MINNEAPOLIS JOURNAL'S CURRENT TOPICS SERIES
(Copyright, 1901, by Victor F. Lawson.)
PAPERS BY EXPERTS AND SPECIALISTS OP NATIONAL REPUTATION.
COLONIAL GOVERNMENTS
OF TO-DAY.
iSeries under the direction of Prof. John H.
Pintey, of Princeton University.)
111.— ECIVPI 1 AND THE SI DAK
(By Alfred Stead, Fellow of the Royal Co
lonial Institute.)
The position of the British in Egypt, Is
without parallel in all the world. There is
no protectorate" over Egypt, there has been
no annexation, and.,yet,. to all intents and
purposes, England rules the country.
Egypt does not bring any revenue to Eng
land— in fact,'it costs large sums annually to
maintain the occupation.. There.ls always
the chance,, that the .development of Egypt
may enlarge the market for British goods,
but as the policy of the open door is adhered
to with the .greatest firmness, this method
of making the occupation worth while does
not seem particularly and selfishly good. Of
course, as the principal shareholder In the
Suez canal, Great Britain feeds bound-to In
sure peace and good government in the coun
try through. which the canal passes.
The position in Egypt is somewhat similar
to what would have been the case in the
_ —l- ■Hb Mk »—C^ ~~ "
EGYPTIAN WATER VENDERS. CAIRO.
Philippines if America had allowed the Fili
pinos to govern the country under Spanish
suzerainty, with an international board to
manage the revenue and expenditure of the
islands. Such a state of affairs would natu
rally suggest chaos and impracticability of
any sane government; yet this is almost ex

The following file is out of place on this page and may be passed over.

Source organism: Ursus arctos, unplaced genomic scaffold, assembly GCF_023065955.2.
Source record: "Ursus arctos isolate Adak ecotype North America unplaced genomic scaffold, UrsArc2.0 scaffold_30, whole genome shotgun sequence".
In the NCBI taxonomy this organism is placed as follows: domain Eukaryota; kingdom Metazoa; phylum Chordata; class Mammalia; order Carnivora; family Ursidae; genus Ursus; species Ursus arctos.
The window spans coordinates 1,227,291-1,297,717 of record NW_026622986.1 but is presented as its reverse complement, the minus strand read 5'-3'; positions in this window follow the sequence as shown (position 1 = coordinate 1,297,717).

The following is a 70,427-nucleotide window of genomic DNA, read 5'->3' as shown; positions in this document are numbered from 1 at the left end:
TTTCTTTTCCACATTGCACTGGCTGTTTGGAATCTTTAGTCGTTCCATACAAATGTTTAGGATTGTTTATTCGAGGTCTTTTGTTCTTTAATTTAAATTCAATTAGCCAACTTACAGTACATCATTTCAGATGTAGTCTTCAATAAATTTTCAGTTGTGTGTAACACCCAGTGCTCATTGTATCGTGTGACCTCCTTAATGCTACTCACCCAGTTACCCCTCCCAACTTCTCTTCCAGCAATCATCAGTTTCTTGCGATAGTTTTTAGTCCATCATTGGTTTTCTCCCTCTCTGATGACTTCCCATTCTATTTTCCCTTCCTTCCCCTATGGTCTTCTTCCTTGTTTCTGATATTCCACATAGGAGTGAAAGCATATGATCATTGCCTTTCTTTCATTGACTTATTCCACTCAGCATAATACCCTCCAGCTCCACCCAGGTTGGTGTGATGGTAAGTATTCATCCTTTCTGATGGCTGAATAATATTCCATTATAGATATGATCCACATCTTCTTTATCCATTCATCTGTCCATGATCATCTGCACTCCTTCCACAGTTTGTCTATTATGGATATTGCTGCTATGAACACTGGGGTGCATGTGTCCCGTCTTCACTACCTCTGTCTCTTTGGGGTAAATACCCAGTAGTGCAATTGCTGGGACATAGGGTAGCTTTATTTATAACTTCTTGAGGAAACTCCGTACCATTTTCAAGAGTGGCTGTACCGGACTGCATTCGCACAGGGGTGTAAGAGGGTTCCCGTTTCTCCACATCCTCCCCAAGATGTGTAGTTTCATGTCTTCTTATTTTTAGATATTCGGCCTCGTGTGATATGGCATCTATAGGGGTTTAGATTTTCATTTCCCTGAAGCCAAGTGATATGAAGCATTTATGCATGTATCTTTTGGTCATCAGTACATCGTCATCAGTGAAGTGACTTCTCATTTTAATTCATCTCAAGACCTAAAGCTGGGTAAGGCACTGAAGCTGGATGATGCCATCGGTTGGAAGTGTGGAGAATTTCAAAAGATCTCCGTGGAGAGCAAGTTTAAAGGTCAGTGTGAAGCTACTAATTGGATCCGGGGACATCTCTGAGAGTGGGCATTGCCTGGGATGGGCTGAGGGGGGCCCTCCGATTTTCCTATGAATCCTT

actly the position England occupies in Egypt,
with, in addition, several other obnoxious
restrictions to contend with. That under the
circumstances it has been possible to lift the
Egyptian people as much as has been done,
and to introduce good government, is most
creditable to England. This is still true,
even if we impute to her the most unfavora-
LORD OROMER, G. C. B.
(British Agent and Consul General in Egypt)
ble motives for all the good work done.
Granted, for the sake of argument, that the
British intend to remain permanently in
Egypt, does that at all lessen the value of
the fact that now the annual taxes per head
of the inhabitants amount to only 17s 6d
154.20), as compared with £1 2s 6d ($5.44) in
1881; or that the proportion of debt per head
is only £10 2s ($48.44), as compared with £14
8s 9d ($69.!56) in the former year? Whatever
may be the policy of Great Britain with re
gard to Egypt, it will be an unhappy day
that sees the Egyptian restored to that com
plete freedom under which extortion and the
corvee so luxuriantly flourished in the olden
times.
How the British Entered Egypt.
In the time of Napoleon the struggle between
France and England for a colonial empire
was principally fought out in Egypt, but
since the construction of the Suez canal the
country has become still more important,
politically as well as commercially. Egypt is
the Nile, and the Nile is Egypt. Without the
one great river there would only be a desert
where once flourished the civilization of the
Pharaohs. Thus we see plainly that it really
is not of such great importance who occupies
Egypt as it is who occupies the Sudan and
the country of the upper Nile. Since the last
war in the Sudan, which resulted in the
crushing of the dervish power, that country
has been placed under the joint control of
England and of Egypt, quite irrespective of